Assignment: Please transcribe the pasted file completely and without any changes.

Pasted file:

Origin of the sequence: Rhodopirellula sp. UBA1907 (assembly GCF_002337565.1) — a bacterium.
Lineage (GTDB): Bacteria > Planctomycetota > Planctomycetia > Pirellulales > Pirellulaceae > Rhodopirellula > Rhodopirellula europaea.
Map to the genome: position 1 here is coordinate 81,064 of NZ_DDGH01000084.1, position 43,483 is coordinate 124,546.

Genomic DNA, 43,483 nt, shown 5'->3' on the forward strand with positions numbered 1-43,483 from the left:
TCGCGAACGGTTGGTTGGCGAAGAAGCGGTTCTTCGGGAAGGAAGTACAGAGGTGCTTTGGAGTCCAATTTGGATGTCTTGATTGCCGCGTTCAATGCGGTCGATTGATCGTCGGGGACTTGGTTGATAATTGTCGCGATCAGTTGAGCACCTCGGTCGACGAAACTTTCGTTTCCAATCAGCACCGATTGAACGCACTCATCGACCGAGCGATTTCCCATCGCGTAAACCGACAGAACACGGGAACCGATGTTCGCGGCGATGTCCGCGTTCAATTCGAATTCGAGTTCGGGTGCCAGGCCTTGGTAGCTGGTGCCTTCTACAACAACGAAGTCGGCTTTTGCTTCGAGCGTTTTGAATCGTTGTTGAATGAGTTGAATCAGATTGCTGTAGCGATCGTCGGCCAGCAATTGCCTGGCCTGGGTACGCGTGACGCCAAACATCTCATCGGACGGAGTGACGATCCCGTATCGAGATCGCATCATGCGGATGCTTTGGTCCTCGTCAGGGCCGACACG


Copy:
Origin of the sequence: Rhodopirellula sp. UBA1907 (assembly GCF_002337565.1) — a bacterium.
Lineage (GTDB): Bacteria > Planctomycetota > Planctomycetia > Pirellulales > Pirellulaceae > Rhodopirellula > Rhodopirellula europaea.
Map to the genome: position 1 here is coordinate 81,064 of NZ_DDGH01000084.1, position 43,483 is coordinate 124,546.

Genomic DNA, 43,483 nt, shown 5'->3' on the forward strand with positions numbered 1-43,483 from the left:
TCGCGAACGGTTGGTTGGCGAAGAAGCGGTTCTTCGGGAAGGAAGTACAGAGGTGCTTTGGAGTCCAATTTGGATGTCTTGATTGCCGCGTTCAATGCGGTCGATTGATCGTCGGGGACTTGGTTGATAATTGTCGCGATCAGTTGAGCACCTCGGTCGACGAAACTTTCGTTTCCAATCAGCACCGATTGAACGCACTCATCGACCGAGCGATTTCCCATCGCGTAAACCGACAGAACACGGGAACCGATGTTCGCGGCGATGTCCGCGTTCAATTCGAATTCGAGTTCGGGTGCCAGGCCTTGGTAGCTGGTGCCTTCTACAACAACGAAGTCGGCTTTTGCTTCGAGCGTTTTGAATCGTTGTTGAATGAGTTGAATCAGATTGCTGTAGCGATCGTCGGCCAGCAATTGCCTGGCCTGGGTACGCGTGACGCCAAACATCTCATCGGACGGAGTGACGATCCCGTATCGAGATCGCATCATGCGGATGCTTTGGTCCTCGTCAGGGCCGACACG